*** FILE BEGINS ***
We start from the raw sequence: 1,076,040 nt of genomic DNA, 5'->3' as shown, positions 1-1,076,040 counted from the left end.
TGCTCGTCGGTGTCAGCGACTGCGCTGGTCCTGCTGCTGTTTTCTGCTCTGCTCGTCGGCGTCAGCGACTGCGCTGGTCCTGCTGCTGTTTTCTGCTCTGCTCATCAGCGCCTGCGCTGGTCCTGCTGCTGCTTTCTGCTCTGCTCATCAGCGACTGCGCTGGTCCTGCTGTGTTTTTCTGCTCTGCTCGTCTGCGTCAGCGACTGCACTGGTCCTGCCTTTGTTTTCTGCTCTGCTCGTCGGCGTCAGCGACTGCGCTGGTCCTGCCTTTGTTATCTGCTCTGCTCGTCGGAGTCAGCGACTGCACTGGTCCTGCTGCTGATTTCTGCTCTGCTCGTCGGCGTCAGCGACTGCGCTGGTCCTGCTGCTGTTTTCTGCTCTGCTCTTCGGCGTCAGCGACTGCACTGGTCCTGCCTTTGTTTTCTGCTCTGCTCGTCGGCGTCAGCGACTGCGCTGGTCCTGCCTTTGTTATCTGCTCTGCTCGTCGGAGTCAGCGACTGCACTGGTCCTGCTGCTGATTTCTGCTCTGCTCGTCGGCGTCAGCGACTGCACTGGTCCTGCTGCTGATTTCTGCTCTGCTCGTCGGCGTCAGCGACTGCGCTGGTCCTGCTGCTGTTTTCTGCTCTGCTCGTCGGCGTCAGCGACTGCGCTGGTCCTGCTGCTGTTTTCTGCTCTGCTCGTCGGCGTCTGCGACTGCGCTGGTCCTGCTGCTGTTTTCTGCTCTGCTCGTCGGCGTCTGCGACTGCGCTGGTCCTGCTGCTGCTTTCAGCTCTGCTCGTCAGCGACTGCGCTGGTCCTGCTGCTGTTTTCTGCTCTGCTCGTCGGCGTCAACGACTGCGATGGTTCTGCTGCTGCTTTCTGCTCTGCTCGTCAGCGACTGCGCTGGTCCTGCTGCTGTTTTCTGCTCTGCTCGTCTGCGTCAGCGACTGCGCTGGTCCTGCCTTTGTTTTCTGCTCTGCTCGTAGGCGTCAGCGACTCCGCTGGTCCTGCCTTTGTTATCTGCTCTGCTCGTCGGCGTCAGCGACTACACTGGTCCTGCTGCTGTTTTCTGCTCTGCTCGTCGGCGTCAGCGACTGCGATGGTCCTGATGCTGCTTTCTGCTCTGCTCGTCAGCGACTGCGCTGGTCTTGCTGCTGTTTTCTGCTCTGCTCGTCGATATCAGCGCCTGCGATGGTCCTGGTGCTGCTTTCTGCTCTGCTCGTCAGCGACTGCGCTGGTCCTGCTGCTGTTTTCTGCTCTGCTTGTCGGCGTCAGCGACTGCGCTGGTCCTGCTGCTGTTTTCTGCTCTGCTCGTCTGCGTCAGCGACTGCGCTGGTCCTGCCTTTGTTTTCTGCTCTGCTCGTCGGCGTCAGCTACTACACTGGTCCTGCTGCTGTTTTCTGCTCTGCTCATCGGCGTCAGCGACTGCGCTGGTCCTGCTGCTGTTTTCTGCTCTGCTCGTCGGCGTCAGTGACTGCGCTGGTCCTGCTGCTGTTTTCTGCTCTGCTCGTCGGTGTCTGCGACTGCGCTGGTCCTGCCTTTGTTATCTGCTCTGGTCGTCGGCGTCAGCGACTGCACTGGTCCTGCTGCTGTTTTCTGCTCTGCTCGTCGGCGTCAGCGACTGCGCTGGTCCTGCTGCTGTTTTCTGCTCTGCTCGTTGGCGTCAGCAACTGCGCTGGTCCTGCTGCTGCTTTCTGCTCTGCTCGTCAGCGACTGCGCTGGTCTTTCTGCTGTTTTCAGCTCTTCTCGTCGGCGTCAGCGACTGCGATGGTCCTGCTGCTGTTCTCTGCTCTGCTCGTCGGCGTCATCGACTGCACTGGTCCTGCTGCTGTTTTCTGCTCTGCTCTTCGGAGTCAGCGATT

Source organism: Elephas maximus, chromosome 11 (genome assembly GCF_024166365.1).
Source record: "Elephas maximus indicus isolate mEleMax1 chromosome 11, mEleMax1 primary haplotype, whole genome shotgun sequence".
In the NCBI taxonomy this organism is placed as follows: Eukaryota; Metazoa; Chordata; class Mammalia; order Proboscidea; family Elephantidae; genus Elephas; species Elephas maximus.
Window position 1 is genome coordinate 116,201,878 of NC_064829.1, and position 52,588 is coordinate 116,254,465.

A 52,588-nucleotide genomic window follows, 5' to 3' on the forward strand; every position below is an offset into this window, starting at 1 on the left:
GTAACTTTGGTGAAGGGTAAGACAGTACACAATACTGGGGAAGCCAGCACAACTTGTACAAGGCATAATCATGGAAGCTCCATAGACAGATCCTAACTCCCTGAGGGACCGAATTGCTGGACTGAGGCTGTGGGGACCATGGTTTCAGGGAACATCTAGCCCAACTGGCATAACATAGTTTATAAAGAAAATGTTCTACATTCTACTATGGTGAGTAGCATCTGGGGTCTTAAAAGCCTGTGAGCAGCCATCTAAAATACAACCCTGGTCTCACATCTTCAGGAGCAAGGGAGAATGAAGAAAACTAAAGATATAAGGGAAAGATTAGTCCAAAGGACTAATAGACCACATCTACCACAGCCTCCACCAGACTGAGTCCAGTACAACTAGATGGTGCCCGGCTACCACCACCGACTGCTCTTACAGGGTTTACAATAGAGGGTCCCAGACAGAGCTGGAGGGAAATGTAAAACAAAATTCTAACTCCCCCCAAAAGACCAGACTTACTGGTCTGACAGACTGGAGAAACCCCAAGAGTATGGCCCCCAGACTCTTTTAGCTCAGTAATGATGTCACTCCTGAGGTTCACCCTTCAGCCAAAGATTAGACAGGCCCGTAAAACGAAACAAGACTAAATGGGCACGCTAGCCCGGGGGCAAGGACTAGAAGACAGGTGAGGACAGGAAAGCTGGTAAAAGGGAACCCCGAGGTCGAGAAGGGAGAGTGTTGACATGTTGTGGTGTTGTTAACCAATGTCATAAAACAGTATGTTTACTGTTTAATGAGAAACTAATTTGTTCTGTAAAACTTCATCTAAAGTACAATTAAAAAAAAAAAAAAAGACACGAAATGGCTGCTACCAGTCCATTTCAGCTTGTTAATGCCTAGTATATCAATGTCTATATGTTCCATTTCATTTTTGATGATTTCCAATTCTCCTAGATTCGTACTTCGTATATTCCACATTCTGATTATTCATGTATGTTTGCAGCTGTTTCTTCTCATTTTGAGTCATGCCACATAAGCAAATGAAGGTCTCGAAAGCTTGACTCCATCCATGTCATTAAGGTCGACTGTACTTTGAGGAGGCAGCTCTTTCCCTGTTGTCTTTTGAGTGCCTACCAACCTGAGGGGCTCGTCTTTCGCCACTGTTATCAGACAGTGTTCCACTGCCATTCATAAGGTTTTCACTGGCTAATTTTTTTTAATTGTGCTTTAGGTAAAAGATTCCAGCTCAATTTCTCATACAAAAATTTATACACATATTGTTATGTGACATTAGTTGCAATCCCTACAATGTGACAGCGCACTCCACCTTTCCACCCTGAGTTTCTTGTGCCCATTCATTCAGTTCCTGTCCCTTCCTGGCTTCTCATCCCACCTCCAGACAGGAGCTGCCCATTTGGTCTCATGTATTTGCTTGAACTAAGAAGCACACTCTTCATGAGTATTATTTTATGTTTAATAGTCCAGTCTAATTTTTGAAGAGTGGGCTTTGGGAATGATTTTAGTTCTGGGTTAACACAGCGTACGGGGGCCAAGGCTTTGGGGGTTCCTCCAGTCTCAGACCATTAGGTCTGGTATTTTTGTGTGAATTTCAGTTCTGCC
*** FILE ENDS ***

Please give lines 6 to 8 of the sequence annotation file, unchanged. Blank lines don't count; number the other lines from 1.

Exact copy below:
Window position 1 is genome coordinate 116,201,878 of NC_064829.1, and position 52,588 is coordinate 116,254,465.

A 52,588-nucleotide genomic window follows, 5' to 3' on the forward strand; every position below is an offset into this window, starting at 1 on the left:
GTAACTTTGGTGAAGGGTAAGACAGTACACAATACTGGGGAAGCCAGCACAACTTGTACAAGGCATAATCATGGAAGCTCCATAGACAGATCCTAACTCCCTGAGGGACCGAATTGCTGGACTGAGGCTGTGGGGACCATGGTTTCAGGGAACATCTAGCCCAACTGGCATAACATAGTTTATAAAGAAAATGTTCTACATTCTACTATGGTGAGTAGCATCTGGGGTCTTAAAAGCCTGTGAGCAGCCATCTAAAATACAACCCTGGTCTCACATCTTCAGGAGCAAGGGAGAATGAAGAAAACTAAAGATATAAGGGAAAGATTAGTCCAAAGGACTAATAGACCACATCTACCACAGCCTCCACCAGACTGAGTCCAGTACAACTAGATGGTGCCCGGCTACCACCACCGACTGCTCTTACAGGGTTTACAATAGAGGGTCCCAGACAGAGCTGGAGGGAAATGTAAAACAAAATTCTAACTCCCCCCAAAAGACCAGACTTACTGGTCTGACAGACTGGAGAAACCCCAAGAGTATGGCCCCCAGACTCTTTTAGCTCAGTAATGATGTCACTCCTGAGGTTCACCCTTCAGCCAAAGATTAGACAGGCCCGTAAAACGAAACAAGACTAAATGGGCACGCTAGCCCGGGGGCAAGGACTAGAAGACAGGTGAGGACAGGAAAGCTGGTAAAAGGGAACCCCGAGGTCGAGAAGGGAGAGTGTTGACATGTTGTGGTGTTGTTAACCAATGTCATAAAACAGTATGTTTACTGTTTAATGAGAAACTAATTTGTTCTGTAAAACTTCATCTAAAGTACAATTAAAAAAAAAAAAAAAGACACGAAATGGCTGCTACCAGTCCATTTCAGCTTGTTAATGCCTAGTATATCAATGTCTATATGTTCCATTTCATTTTTGATGATTTCCAATTCTCCTAGATTCGTACTTCGTATATTCCACATTCTGATTATTCATGTATGTTTGCAGCTGTTTCTTCTCATTTTGAGTCATGCCACATAAGCAAATGAAGGTCTCGAAAGCTTGACTCCATCCATGTCATTAAGGTCGACTGTACTTTGAGGAGGCAGCTCTTTCCCTGTTGTCTTTTGAGTGCCTACCAACCTGAGGGGCTCGTCTTTCGCCACTGTTATCAGACAGTGTTCCACTGCCATTCATAAGGTTTTCACTGGCTAATTTTTTTTAATTGTGCTTTAGGTAAAAGATTCCAGCTCAATTTCTCATACAAAAATTTATACACATATTGTTATGTGACATTAGTTGCAATCCCTACAATGTGACAGCGCACTCCACCTTTCCACCCTGAGTTTCTTGTGCCCATTCATTCAGTTCCTGTCCCTTCCTGGCTTCTCATCCCACCTCCAGACAGGAGCTGCCCATTTGGTCTCATGTATTTGCTTGAACTAAGAAGCACACTCTTCATGAGTATTATTTTATGTTTAATAGTCCAGTCTAATTTTTGAAGAGTGGGCTTTGGGAATGATTTTAGTTCTGGGTTAACACAGCGTACGGGGGCCAAGGCTTTGGGGGTTCCTCCAGTCTCAGACCATTAGGTCTGGTATTTTTGTGTGAATTTCAGTTCTGCC